High winds and heavy rains caused power outages and flooded roadways in southern Oregon and other parts of the state as a series of storms started rolling ashore along the West Coast. (Feb. 7)
Dozens of homes were engulfed by floodwaters Friday in the small town of Brinnon, Washington after extremely heavy rain in rural Jefferson County forced the Duckabush River over its banks near Hood Canal, according to komonews.com. (Feb. 6)
SAN FRANCISCO — Northern California was hit by a second wet and windy storm on Sunday, though it appeared to do far less damage than a similar system two days earlier.
The worst of the wind and rain was over for the San Francisco Bay Area by the early afternoon, though scattered showers were expected through Monday morning, said National Weather Service forecaster Austin Cross.
Wind gusts of over 45 mph were reported earlier in the day, with steady precipitation that dropped an additional 2 inches of rain in coastal areas.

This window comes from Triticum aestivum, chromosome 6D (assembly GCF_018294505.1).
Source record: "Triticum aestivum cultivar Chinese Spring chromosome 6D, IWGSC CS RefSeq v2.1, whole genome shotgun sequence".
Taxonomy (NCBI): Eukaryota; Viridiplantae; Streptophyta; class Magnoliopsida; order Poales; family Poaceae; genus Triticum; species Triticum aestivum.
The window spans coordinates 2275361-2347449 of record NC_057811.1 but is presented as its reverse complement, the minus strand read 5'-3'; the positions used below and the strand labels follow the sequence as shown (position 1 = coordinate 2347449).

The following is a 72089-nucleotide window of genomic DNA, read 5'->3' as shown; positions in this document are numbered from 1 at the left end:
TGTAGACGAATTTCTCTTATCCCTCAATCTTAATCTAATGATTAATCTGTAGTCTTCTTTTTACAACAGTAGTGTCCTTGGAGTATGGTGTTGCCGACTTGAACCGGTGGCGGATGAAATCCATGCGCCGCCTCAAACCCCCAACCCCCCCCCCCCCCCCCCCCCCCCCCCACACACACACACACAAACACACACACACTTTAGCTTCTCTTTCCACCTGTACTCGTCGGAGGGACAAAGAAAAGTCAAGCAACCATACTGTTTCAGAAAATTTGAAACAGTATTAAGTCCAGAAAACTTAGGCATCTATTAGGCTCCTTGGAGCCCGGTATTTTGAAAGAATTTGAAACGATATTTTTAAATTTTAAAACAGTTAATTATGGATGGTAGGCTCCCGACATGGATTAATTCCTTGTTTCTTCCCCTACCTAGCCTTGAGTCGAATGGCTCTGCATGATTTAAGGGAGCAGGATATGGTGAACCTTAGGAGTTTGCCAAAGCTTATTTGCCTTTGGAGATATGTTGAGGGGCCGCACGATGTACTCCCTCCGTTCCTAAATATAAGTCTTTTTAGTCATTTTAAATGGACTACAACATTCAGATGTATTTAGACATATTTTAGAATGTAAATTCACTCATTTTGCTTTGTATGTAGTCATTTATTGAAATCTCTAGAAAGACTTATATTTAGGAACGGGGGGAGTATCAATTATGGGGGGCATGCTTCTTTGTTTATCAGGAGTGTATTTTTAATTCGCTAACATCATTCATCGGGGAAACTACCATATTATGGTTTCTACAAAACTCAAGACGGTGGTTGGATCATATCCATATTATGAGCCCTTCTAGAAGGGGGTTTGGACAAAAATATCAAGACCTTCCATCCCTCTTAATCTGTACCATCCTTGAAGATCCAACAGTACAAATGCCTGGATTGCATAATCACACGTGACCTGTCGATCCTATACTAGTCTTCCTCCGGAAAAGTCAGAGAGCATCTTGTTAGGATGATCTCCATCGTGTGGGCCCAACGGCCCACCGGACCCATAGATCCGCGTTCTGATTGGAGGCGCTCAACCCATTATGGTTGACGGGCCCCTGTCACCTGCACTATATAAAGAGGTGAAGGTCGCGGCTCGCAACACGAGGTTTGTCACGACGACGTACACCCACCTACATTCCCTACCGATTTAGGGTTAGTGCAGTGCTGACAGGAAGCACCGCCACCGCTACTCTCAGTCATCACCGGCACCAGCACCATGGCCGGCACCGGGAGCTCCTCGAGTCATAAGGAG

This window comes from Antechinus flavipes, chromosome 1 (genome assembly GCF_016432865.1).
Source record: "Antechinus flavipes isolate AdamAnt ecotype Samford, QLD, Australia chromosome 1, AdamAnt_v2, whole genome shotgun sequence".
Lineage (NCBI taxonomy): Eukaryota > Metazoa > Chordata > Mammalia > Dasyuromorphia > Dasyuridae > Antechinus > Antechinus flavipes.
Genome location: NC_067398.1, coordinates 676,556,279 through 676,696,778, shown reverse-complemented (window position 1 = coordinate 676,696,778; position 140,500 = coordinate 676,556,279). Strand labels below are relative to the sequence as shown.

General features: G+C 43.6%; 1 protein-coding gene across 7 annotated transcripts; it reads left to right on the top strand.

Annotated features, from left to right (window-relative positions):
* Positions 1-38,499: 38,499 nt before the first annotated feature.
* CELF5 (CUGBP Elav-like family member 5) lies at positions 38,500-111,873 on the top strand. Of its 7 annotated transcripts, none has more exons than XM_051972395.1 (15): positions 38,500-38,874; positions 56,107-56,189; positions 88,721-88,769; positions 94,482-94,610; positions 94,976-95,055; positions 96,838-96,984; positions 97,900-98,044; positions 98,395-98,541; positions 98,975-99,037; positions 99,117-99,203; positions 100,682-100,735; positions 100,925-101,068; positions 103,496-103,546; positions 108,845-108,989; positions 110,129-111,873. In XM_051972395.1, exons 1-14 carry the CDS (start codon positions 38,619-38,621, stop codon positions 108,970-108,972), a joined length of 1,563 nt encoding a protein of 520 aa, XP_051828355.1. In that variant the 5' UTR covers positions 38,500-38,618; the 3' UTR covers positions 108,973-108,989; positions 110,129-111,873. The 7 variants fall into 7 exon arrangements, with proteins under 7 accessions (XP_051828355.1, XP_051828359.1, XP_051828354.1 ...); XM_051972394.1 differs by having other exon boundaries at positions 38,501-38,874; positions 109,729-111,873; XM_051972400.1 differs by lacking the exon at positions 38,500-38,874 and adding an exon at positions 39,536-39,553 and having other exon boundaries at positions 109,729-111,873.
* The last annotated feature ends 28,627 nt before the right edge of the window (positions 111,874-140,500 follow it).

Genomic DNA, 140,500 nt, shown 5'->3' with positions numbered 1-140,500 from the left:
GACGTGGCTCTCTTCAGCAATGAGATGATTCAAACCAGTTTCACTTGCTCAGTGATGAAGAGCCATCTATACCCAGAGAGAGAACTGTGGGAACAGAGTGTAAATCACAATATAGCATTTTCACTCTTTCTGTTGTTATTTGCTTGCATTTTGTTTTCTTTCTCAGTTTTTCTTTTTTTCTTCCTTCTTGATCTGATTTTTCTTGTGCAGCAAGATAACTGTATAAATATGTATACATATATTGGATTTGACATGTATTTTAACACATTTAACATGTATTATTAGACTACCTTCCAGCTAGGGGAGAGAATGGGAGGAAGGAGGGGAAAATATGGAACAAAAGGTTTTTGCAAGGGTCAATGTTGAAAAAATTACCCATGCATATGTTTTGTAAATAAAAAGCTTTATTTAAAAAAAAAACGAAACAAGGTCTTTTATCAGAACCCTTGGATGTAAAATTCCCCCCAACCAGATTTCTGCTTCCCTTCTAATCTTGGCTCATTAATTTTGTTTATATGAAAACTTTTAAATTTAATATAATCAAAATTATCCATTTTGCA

"This storm has less rain and is also moving through a bit quicker than we saw on Friday," Cross said. "That's helping it from getting too severe."
Friday's storm knocked out power to more than 90,000 people in the Bay Area. Pacific Gas & Electric Co. crews were not seeing anything similar by Sunday afternoon, PG&E spokesman Joe Molica said. PG&E had brought in crews from Oregon, Washington and Arizona to prepare for the storm.
At San Francisco International Airport, officials said more than 80 flights were canceled as of the afternoon. The Federal Aviation Administration was reporting arrival delays of as much as 2½ hours.
Friday's storm led to the cancellation of 175 flights at the airport.
There were also reports of downed trees and some localized flooding.
The two storms were not expected to end California's ongoing drought.
Friday's storm dropped 10 to 15 inches of snow at higher elevations of the Northern Sierra, according to the National Weather Service. Sunday's storm system was also expected to be warm, bringing as much as another 14 inches of snow.
Snow is more important than rain because snowpack supplies about a third of the water needed by residents, agriculture and industry.
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